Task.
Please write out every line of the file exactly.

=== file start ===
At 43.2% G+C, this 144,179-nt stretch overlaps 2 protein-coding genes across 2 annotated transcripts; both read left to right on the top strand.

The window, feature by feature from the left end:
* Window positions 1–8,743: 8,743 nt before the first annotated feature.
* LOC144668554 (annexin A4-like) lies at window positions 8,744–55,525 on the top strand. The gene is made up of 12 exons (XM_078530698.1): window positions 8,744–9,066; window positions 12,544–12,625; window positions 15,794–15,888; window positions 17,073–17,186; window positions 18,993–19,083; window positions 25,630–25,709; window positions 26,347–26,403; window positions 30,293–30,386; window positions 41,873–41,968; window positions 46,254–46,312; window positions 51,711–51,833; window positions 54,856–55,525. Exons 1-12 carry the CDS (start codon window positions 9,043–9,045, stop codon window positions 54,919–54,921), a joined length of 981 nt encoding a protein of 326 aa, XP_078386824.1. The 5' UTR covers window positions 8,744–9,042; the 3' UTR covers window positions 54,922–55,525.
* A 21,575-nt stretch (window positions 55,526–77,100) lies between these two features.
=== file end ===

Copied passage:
At 43.2% G+C, this 144,179-nt stretch overlaps 2 protein-coding genes across 2 annotated transcripts; both read left to right on the top strand.

The window, feature by feature from the left end:
* Window positions 1–8,743: 8,743 nt before the first annotated feature.
* LOC144668554 (annexin A4-like) lies at window positions 8,744–55,525 on the top strand. The gene is made up of 12 exons (XM_078530698.1): window positions 8,744–9,066; window positions 12,544–12,625; window positions 15,794–15,888; window positions 17,073–17,186; window positions 18,993–19,083; window positions 25,630–25,709; window positions 26,347–26,403; window positions 30,293–30,386; window positions 41,873–41,968; window positions 46,254–46,312; window positions 51,711–51,833; window positions 54,856–55,525. Exons 1-12 carry the CDS (start codon window positions 9,043–9,045, stop codon window positions 54,919–54,921), a joined length of 981 nt encoding a protein of 326 aa, XP_078386824.1. The 5' UTR covers window positions 8,744–9,042; the 3' UTR covers window positions 54,922–55,525.
* A 21,575-nt stretch (window positions 55,526–77,100) lies between these two features.